Bed Sheet Fabric Guide

by Staff Writer

When you are purchasing bed sheets, you have a lot to consider. Color, size and style are all important factors you will want to think about when you're looking for the ideal sheets, but the most important factor of all is fabric. The fabric of your sheets will determine how comfortable you are at night. Everyone has a different favorite among sheet fabrics, so take a look at the bed sheet fabric guide below to learn about their varying characteristics.

Bed Sheet Fabric Facts:

Bed Sheet Fabric Guide

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  • Combed cotton:

    Combed cotton is cotton which has gone through a process to remove shorter fibers and any impurities in the material, which creates a smooth, soft fabric.

  • Egyptian cotton:

    Egyptian cotton is a type of long-staple cotton grown only in Egypt. It enjoys worldwide renown as the strongest, most beautiful and lustrous cotton produced, and its extraordinary quality is due to the long growing season in that country. Sheets of Egyptian cotton with a high thread count are reputed to be more luxurious than any others. Thread count for Egyptian cotton bed sheets is usually 200 and above.

  • Flannel:

    Flannel is a blend of cottons. Quality is not measured by thread count, but in ounces of material per square yard of fabric. Four ounces or more per square yard is considered good-quality flannel. Flannel bed sheets are highly popular for their warmth and are often used in baby bedding.

  • Italian linen:

    Italian linen is a luxurious fabric made only in Italy from the long-staple cotton that is grown exclusively in Egypt. The lustrous cotton and the processes used in Italy to create the fabric are of such a high quality that bed sheets of this material are truly luxury items.

  • Muslin:

    Muslin is cotton that is rougher yet tougher than others. Muslin is frequently used in children's bedding and printed with shapes or figures. During washing, this fabric tends to "pill" and fade more than other bed sheets. The thread count varies from 128 to 140.

  • Percale:

    Percale is a combed and close-woven cloth made of either cotton-polyester blends or 100-percent cotton. It is finer and softer than muslin and generally has a thread count of 180 to 200. Because of their polyester blend, percale sheets have a very low wrinkle factor.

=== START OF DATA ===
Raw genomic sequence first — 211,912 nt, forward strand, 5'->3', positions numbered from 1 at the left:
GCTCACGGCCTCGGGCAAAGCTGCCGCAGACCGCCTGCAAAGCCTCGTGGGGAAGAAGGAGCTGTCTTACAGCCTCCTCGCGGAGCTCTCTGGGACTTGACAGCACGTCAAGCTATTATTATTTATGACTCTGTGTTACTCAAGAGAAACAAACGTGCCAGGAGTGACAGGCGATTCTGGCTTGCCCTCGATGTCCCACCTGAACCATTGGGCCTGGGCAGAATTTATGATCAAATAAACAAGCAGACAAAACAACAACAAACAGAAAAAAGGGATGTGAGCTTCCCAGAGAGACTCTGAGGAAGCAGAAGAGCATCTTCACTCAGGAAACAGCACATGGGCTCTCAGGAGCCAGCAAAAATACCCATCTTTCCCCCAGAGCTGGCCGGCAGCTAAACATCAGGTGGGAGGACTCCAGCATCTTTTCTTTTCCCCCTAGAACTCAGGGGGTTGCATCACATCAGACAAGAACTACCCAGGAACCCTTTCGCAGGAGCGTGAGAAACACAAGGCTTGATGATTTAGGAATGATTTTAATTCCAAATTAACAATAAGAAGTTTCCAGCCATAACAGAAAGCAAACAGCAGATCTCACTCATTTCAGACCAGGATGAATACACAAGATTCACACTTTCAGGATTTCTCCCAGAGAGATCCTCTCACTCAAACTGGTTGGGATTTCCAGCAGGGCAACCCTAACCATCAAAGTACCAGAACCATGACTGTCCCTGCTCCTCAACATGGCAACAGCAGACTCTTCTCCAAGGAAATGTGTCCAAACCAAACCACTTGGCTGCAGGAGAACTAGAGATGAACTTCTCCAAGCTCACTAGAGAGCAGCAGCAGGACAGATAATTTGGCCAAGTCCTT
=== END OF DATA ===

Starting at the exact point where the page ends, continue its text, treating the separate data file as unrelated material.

• Pima cotton:

    Pima cotton bed sheets have a silky, soft feeling. Pima is grown only in Australia, Peru and in the United States in Pima, Arizona. "Supima" is a trademarked name for 100-percent pima cotton, which has been grown in the United States. The term means "superior pima." Pima cotton sheets usually have a thread count of 200 to 300.

  • Sateen:

    Sateen is a weave, not a fiber. It is a certain weave of natural fibers and cotton and should never be confused with silk. Sateen sheets are produced in a unique four-threads-over-one-thread method of weaving, which gives these bed sheets their special luster.

  • Satin:

    Satin is also a weave, not a fiber. Satin is woven of wool, cottons, acetate, polyester, silk or other materials. All weaves of satin bed sheets are extremely smooth and sleek.

  • Silk fiber:

    Silk fiber sheets are known to be more desirable and luxurious than any other sheets. Silk threads are longer than any other because each single fiber of the silkworm cocoon, unwound, can reach 1600 feet. This makes silk fibers very delicate and extremely strong. Silk fabric is not graded by thread count, but by "momme weight." The standard is a piece of silk that measures 45 inches by 100 yards. Two ounces per linear yard equals 12.5 momme weight. The higher the momme weight, the more silk that is used in weaving. Garments are usually made from 8 to 12 momme, while silk bed sheets usually have a heavier 16 to 19 momme weight. Silk is versatile and elegant and is the only fabric we use that has a history going back more than 3,000 years.